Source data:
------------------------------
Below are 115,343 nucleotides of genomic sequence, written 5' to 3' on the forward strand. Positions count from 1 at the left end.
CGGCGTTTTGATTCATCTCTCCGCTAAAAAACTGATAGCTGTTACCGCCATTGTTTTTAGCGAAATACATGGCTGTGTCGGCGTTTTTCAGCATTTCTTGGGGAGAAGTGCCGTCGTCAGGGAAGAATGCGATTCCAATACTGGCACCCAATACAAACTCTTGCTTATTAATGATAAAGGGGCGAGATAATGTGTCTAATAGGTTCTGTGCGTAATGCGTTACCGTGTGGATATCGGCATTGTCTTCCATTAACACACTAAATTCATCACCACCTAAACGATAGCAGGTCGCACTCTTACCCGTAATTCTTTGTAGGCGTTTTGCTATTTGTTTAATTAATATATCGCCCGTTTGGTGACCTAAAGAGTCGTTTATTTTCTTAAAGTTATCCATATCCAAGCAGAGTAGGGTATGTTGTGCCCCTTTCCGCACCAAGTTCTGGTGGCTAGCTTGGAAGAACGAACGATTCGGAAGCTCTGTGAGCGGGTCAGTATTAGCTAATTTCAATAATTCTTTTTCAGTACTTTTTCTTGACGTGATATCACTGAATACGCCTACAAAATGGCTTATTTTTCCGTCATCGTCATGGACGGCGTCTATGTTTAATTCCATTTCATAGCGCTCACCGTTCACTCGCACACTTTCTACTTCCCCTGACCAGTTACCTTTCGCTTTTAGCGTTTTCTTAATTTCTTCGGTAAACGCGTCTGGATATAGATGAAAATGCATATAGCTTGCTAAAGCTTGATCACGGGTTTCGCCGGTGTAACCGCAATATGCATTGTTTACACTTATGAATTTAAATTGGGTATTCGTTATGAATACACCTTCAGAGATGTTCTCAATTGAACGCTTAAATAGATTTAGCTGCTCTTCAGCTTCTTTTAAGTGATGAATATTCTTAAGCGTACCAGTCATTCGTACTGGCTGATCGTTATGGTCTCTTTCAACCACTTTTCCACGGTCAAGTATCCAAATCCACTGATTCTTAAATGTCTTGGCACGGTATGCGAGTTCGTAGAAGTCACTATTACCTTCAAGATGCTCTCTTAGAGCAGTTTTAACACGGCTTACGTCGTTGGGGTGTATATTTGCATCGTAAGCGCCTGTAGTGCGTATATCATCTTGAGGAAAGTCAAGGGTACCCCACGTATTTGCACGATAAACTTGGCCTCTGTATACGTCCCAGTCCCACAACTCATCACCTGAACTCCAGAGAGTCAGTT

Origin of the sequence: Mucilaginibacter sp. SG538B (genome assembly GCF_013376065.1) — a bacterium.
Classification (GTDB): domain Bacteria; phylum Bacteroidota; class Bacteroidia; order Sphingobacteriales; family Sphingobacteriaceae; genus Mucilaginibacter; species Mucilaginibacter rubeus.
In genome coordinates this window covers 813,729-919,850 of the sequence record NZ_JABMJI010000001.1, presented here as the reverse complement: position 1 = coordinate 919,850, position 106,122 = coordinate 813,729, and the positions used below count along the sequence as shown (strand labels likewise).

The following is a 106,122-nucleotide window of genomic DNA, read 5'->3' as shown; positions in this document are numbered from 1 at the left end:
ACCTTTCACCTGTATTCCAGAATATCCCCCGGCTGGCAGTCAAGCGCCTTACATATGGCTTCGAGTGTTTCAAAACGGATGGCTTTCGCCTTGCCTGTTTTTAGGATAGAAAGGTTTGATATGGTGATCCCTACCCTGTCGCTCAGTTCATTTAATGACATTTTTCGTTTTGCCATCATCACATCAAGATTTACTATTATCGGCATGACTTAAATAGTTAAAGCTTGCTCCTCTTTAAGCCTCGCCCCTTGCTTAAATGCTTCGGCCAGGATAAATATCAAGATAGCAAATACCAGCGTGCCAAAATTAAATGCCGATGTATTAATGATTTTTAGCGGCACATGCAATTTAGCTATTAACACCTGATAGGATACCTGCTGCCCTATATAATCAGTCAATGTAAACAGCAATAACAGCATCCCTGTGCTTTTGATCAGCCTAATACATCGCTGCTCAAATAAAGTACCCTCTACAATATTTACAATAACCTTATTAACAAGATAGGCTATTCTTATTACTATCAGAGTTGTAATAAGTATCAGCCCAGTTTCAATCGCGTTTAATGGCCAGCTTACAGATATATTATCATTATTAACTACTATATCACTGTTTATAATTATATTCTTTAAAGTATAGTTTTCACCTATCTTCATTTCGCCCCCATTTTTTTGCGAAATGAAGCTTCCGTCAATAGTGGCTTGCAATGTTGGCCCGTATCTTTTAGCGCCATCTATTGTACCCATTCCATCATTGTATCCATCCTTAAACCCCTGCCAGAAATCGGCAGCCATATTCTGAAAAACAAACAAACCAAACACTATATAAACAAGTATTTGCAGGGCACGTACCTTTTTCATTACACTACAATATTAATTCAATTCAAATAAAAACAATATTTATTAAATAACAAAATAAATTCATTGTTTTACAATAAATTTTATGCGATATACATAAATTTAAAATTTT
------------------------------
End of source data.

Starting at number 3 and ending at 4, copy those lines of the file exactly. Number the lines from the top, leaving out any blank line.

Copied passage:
Origin of the sequence: Mucilaginibacter sp. SG538B (genome assembly GCF_013376065.1) — a bacterium.
Classification (GTDB): domain Bacteria; phylum Bacteroidota; class Bacteroidia; order Sphingobacteriales; family Sphingobacteriaceae; genus Mucilaginibacter; species Mucilaginibacter rubeus.